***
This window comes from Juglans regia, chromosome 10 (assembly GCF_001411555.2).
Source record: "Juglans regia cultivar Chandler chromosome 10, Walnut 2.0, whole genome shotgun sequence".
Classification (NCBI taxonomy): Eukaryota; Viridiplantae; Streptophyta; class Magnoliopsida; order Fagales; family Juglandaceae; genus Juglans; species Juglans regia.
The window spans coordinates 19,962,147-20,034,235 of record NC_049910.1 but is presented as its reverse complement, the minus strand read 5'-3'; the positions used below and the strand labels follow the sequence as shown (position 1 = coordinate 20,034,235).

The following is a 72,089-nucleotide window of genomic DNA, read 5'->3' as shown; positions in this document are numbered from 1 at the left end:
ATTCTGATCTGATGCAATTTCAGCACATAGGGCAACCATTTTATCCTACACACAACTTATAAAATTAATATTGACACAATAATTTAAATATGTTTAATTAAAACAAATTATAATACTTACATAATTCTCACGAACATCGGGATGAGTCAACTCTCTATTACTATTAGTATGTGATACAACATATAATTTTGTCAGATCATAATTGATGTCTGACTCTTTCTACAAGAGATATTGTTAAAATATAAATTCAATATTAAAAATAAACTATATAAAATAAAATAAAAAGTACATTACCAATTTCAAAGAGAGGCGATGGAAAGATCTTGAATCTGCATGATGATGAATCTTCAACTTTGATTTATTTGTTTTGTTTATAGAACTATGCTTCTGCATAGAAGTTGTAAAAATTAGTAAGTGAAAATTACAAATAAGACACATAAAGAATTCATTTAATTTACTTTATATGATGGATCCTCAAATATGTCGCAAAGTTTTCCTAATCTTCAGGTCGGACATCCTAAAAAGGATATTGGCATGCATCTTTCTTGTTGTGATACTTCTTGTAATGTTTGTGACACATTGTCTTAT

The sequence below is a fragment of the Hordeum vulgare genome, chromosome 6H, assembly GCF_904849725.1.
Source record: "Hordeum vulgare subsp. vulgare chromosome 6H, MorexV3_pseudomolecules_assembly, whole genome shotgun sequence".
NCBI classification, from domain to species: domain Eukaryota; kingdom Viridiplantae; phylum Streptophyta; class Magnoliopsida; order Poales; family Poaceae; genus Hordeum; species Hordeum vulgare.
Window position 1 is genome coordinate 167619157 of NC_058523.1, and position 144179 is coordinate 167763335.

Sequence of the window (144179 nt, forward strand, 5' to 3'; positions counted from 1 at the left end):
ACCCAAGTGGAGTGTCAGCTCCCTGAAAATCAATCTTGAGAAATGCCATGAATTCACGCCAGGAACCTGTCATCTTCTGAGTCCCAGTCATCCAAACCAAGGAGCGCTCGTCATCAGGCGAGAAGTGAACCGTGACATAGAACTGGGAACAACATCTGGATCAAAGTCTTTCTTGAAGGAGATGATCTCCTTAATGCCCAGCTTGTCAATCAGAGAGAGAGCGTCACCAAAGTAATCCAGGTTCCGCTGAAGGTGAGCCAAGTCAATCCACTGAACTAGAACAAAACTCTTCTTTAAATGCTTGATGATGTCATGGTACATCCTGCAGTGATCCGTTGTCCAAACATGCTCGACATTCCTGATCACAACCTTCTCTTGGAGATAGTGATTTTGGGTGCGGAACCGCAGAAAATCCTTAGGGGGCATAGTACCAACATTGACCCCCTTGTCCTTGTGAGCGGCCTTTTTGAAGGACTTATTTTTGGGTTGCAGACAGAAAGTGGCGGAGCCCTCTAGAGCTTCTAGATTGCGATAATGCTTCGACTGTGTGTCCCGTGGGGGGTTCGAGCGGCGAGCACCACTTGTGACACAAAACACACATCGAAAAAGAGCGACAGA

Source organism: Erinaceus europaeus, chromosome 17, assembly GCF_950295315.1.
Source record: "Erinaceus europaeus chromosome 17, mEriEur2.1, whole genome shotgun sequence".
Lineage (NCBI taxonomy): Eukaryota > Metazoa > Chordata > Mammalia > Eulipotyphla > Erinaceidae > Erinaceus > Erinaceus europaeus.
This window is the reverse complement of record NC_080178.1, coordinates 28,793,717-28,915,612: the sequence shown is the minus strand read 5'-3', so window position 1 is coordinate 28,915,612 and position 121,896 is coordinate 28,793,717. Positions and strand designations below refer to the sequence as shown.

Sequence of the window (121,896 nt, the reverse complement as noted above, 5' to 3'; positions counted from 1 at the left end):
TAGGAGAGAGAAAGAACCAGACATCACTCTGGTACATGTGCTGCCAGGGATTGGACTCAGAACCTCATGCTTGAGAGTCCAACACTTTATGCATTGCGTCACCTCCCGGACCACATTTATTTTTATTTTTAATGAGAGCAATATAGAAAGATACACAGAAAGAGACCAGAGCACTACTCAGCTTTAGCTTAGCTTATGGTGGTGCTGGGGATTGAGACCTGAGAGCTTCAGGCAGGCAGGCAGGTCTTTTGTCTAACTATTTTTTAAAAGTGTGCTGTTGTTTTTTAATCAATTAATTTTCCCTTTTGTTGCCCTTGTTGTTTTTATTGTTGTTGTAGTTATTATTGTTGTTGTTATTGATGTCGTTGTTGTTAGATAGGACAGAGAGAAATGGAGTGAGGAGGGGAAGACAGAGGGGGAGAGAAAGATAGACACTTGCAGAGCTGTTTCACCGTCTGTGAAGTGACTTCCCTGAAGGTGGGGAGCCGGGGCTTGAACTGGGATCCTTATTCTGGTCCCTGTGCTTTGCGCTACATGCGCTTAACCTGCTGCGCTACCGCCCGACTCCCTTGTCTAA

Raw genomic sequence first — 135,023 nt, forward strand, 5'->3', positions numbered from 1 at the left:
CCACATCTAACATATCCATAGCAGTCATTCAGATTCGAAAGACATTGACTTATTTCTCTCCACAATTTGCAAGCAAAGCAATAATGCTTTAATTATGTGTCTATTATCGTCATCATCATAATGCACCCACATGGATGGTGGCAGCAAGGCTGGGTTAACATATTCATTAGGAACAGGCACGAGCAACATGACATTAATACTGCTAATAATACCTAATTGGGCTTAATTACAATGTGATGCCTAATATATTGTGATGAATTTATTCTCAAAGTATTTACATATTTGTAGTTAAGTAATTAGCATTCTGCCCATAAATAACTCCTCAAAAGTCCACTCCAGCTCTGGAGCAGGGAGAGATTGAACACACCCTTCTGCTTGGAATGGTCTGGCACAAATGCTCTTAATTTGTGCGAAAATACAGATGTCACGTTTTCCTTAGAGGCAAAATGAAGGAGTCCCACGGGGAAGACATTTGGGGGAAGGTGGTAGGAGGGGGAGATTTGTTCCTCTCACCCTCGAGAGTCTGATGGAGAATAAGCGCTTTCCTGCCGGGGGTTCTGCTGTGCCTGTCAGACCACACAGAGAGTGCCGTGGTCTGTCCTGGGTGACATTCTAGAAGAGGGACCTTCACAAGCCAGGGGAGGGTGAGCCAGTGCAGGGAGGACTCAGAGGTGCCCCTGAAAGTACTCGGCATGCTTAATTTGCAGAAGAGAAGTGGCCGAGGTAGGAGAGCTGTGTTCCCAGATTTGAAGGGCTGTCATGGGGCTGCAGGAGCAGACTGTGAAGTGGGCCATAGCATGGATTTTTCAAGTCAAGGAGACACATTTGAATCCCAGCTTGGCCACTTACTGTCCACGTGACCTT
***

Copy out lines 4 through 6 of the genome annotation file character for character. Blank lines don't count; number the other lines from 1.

The window spans coordinates 19,962,147-20,034,235 of record NC_049910.1 but is presented as its reverse complement, the minus strand read 5'-3'; the positions used below and the strand labels follow the sequence as shown (position 1 = coordinate 20,034,235).

The following is a 72,089-nucleotide window of genomic DNA, read 5'->3' as shown; positions in this document are numbered from 1 at the left end:
ATTCTGATCTGATGCAATTTCAGCACATAGGGCAACCATTTTATCCTACACACAACTTATAAAATTAATATTGACACAATAATTTAAATATGTTTAATTAAAACAAATTATAATACTTACATAATTCTCACGAACATCGGGATGAGTCAACTCTCTATTACTATTAGTATGTGATACAACATATAATTTTGTCAGATCATAATTGATGTCTGACTCTTTCTACAAGAGATATTGTTAAAATATAAATTCAATATTAAAAATAAACTATATAAAATAAAATAAAAAGTACATTACCAATTTCAAAGAGAGGCGATGGAAAGATCTTGAATCTGCATGATGATGAATCTTCAACTTTGATTTATTTGTTTTGTTTATAGAACTATGCTTCTGCATAGAAGTTGTAAAAATTAGTAAGTGAAAATTACAAATAAGACACATAAAGAATTCATTTAATTTACTTTATATGATGGATCCTCAAATATGTCGCAAAGTTTTCCTAATCTTCAGGTCGGACATCCTAAAAAGGATATTGGCATGCATCTTTCTTGTTGTGATACTTCTTGTAATGTTTGTGACACATTGTCTTAT